Underlying feelings often need to be addressed before anger can be resolved.


  • Anger is off-putting, whereas hurt and disappointment engage the listener.
  • Personality variables and moral values account for differences in propensity to anger.
  • Anger often hides strong inferiority feelings and masculine insecurity.

In a nation where mass killings are on the rise and angry polarization tarnishes our national politics, it is important to ask: Why are we so angry? What is behind all the destructive behavior imperiling our lives and diminishing our country?

Consider the following scenarios: After just losing a tennis match, a tennis pro becomes so furious that he breaks every one of the replacement tennis rackets sitting on the sidelines. Or your best friend’s boyfriend has just forgotten her birthday. As a result, she gets so enraged that she destroys all the mementos from their relationship. While anger appears to be the primary motivator in both cases, what is probably lurking below the surface is narcissistic entitlement and competitiveness in the first case, whereas hurt, disappointment, and a sense of betrayal dominate the second.

While counting to ten before acting might have been helpful in both cases, the underlying issues wouldn’t have been dealt with. Counting to ten or taking deep, slow breaths are useful strategies in anger management classes, but these interventions put a band-aid on the problem rather than change the dynamics fueling the outbursts.

The enraged tennis star most likely feels entitled to victory; losing for him is a narcissistic blow to his self-image as a super star. While punishing him for his assault on tennis rackets may change his future behavior, it won’t do much for his feelings. He will still be narcissistically enraged when he loses tennis matches, but he may act out his anger in a less visible manner in the future.

The angry friend who was forgotten by her boyfriend on her birthday has different underlying issues. Probably, she was hurt and deeply disappointed by her boyfriend’s negligence on her birthday and felt betrayed by him–someone she cared about and trusted. His forgetting may have been interpreted to mean that he didn’t care enough nor understand how important birthdays are to her. His lack of consideration may have felt like betrayal because she trusted him and believed that he trusted and loved her, too.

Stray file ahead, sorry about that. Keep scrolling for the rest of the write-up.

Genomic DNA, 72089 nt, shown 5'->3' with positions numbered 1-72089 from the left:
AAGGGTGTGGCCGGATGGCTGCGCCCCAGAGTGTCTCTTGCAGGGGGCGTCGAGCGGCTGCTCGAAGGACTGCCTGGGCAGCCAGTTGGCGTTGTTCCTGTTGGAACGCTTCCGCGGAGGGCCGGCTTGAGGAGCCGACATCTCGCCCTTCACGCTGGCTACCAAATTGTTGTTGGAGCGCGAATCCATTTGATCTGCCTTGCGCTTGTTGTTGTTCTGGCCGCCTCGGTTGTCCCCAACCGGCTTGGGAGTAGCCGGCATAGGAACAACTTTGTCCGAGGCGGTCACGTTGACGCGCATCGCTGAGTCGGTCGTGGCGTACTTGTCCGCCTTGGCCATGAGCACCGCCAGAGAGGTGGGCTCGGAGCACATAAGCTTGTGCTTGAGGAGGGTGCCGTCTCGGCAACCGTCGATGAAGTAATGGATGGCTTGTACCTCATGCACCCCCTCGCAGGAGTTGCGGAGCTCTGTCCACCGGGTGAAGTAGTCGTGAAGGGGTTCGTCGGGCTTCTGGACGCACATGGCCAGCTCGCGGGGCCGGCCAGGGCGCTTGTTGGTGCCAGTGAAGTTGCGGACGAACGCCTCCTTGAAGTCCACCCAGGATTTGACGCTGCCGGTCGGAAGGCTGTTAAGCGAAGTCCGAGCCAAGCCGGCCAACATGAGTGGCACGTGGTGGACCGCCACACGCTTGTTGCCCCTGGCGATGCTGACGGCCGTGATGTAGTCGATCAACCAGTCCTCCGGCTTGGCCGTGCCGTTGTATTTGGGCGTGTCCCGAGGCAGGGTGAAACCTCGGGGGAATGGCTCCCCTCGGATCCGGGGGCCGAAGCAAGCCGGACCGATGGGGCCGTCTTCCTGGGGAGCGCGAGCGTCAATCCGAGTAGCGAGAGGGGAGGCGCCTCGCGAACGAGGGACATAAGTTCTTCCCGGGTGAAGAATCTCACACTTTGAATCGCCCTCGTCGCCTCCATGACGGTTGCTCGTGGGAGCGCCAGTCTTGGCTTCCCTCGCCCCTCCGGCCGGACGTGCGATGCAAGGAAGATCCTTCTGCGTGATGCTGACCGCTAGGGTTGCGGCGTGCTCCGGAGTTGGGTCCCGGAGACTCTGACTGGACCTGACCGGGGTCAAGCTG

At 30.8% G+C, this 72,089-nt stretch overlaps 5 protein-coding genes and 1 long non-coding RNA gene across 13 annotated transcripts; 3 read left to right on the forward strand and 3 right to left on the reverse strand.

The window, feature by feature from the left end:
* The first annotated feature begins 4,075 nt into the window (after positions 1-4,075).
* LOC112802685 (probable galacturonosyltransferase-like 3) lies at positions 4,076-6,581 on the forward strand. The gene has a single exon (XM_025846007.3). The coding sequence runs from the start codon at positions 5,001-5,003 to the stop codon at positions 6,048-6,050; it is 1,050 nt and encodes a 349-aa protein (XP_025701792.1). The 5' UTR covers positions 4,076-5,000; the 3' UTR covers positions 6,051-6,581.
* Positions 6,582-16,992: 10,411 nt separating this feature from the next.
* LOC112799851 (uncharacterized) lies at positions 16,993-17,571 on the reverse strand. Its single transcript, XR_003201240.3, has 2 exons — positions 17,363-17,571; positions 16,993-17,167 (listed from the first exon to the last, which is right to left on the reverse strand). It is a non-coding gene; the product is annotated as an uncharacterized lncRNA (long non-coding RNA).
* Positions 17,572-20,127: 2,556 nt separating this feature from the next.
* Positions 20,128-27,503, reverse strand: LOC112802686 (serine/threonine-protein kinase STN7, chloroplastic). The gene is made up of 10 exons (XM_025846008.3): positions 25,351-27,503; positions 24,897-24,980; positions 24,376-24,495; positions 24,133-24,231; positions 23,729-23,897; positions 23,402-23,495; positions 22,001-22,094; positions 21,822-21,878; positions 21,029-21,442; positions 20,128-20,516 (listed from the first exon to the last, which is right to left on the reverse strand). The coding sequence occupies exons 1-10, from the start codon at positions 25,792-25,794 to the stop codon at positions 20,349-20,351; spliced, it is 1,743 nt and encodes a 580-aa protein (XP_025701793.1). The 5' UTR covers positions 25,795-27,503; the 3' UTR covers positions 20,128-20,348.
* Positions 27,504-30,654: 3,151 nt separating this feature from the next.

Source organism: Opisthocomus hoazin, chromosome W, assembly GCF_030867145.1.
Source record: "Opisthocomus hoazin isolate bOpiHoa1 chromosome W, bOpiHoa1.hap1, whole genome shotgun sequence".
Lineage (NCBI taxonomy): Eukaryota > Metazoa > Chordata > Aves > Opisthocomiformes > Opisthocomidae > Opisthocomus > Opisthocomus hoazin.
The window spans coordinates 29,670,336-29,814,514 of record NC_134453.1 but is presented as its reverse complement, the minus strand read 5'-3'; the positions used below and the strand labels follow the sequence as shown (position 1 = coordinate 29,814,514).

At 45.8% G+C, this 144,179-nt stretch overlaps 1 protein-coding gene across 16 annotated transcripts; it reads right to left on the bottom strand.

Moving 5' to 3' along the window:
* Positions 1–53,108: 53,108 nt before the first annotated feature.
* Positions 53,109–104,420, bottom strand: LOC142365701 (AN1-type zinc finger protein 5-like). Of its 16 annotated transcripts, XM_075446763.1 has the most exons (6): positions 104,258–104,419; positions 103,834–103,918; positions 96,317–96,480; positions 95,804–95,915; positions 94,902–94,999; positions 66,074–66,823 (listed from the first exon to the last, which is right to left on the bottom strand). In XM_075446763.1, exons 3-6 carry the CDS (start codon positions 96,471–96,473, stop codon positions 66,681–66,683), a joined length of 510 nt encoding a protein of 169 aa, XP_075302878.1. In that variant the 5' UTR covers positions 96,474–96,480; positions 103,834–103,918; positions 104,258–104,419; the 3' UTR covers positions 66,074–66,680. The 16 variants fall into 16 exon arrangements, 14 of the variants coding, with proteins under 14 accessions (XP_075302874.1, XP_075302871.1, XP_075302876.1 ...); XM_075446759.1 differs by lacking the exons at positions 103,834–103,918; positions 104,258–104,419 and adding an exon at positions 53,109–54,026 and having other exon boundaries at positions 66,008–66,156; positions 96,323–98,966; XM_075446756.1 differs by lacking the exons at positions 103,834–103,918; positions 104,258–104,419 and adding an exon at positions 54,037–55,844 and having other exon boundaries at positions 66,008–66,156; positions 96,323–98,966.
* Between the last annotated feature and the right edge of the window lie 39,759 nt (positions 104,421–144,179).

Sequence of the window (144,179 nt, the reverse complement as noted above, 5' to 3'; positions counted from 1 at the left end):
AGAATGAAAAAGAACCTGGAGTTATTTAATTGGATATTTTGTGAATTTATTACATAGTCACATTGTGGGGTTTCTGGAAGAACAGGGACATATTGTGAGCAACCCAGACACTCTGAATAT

Anger Often Hides Hurt Feelings

Hurt feelings, which usually begin as disappointment or sadness, occur when a good friend, relative, or romantic partner profoundly disappoints or betrays us in some way. Being excluded, being talked about in a disparaging manner, or being ignored at a social gathering may precipitate hurt feelings. More serious sources of painful hurt occur with outright rejection and betrayal.

How then does hurt get transformed into anger? When it becomes fused with pride, self-respect, assertiveness, narcissism, a history of abuse by the person in question, or a psychiatric disorder. The quiet, puzzled question addressed to oneself: “How could she do this to me?” becomes “What kind of a jerk could be so rude, cruel, or downright malicious?” uttered with angry intensity. The anger covers over the hurt feelings and steels an individual against forgiveness, essentially because forgiving and letting it go feel weak and spineless.

Sometimes, hurt feelings are indicative of strong affection and attachment. One woman in therapy was able to move beyond her anger at a former boyfriend when a night dream provided a new direction. In her dream, she experienced an overwhelming desire to see him once again after she dropped the weapon she was carrying. When she did contact him, they began a dialogue about what went wrong in their relationship in hope of beginning anew.